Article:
We’d already spent longer than planned in Turkey, so we decided to catch a sleeper train to the north east of the country to speed up our progress. As always, the sleeper train was an adventure in itself and we enjoyed a lazy morning admiring the landscape from the comfort of our bunk beds.
Our train ride North took us back into the mountains and back into winter. So deeply back into winter infact that we needed a snow-induced tent day.
The snow cleared, and we conquered our highest high to date and passed the 10,000km mark. It was a good day.
At the mountain pass, a bus driver was so puzzled and concerned about our being there in the snow that he stopped his bus and made us a coffee to warm us up before our descent.
The next days would have us going through the amazing Yusufeli valley along the Çoruh river towards Hopa on the Black sea coast.
Little did we know that this stretch of river was part of a massive ongoing hydroelectric development. This raised many questions for us… perhaps in particular because before pedalling off into the sunset, we both worked in renewable energy research.
The scenery varied between steep sided rocky gorges, sometimes feeling more like cycling through a quarry than a valley, to wide open lush green valleys surrounded by mountains on either side with small villages nestled inbetween.
When the hydroelectric project is complete, the valley will be filled with a network of 13 dams connected to a 540MW power station, the fertile lush green valley will be gone and the residents relocated.
In Europe we have cycled through many regions filled with dams and reservoirs and have been in awe at the combination of mountains and great expanses of water, but we’ve never cycled through a landscape while they were in the process being built. It gives you a very different perspective for sure!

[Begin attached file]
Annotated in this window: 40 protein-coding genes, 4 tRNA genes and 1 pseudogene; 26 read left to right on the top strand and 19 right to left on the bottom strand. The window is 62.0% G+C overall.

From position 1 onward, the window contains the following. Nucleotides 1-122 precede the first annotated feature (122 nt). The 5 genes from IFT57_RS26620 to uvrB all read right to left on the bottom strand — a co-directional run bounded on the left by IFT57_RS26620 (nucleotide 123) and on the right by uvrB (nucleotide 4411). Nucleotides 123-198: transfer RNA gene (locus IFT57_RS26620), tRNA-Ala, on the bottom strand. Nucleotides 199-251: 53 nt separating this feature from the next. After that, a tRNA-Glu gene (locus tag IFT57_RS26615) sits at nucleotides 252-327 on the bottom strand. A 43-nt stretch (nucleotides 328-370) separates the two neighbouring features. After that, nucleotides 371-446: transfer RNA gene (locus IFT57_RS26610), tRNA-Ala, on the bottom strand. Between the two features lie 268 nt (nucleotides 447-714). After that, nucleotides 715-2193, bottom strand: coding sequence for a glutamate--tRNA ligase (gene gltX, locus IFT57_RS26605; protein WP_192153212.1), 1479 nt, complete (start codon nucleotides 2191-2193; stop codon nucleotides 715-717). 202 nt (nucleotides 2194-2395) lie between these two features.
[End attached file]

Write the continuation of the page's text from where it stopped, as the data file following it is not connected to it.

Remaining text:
After cycling through, it was clear that the project is a massive feat of engineering and has provided many jobs to people in the region… But it was strange to think that in a few years time so much of what we cycled through would be under water…
Can hydroelectric energy really be considered renewable or at least sustainable? The impact it has on nature and an ecosystem seems massive and disruptive. Surely it’s better than burning coal or burying nuclear waste, but how do you measure the environmental and social cost?
We discussed these things several times as headed to the Black sea coast. However, before we could reach it, there was still some tunnel adventures to go. Over an 80km day we pedalled through 34 tunnels covering atleast 22km. That’s more than 1/4 if our day in darkness… And that was even with a 20km hitchhike in a truck, through a further 14 of them…
The glimpses that we got of the scenery in-between the tunnels was awesome though! And obviously, after such a somewhat surreal day, we finished it with a zipline ride across river…
We were looking for a place to camp on our last night in Turkey when we passed the coruh zipline. The guys saw us peering over the fence and waved for us to come down. Before you could say “zipline” we were strapped into harnesses and sent across the river. A hilarious evening ensued, camping in the car park and chatting through Google translate over a roaring fire. What a way to spend the last night in Turkey!
After being offered so many chais during our two month stay in Turkey, some of which we simply had to refuse just for the sake of being able to keep moving; on our last day in Turkey, we decided between ourselves that today we would accept all chai offers we might get, no matter how long it would take us to cycle to the Georgian border. As it happens, that day we were only offered one chai, which was perhaps a good thing given the long wait at the border, but it was a sweet refreshment to reminisce over our happy pedals through this beautiful country.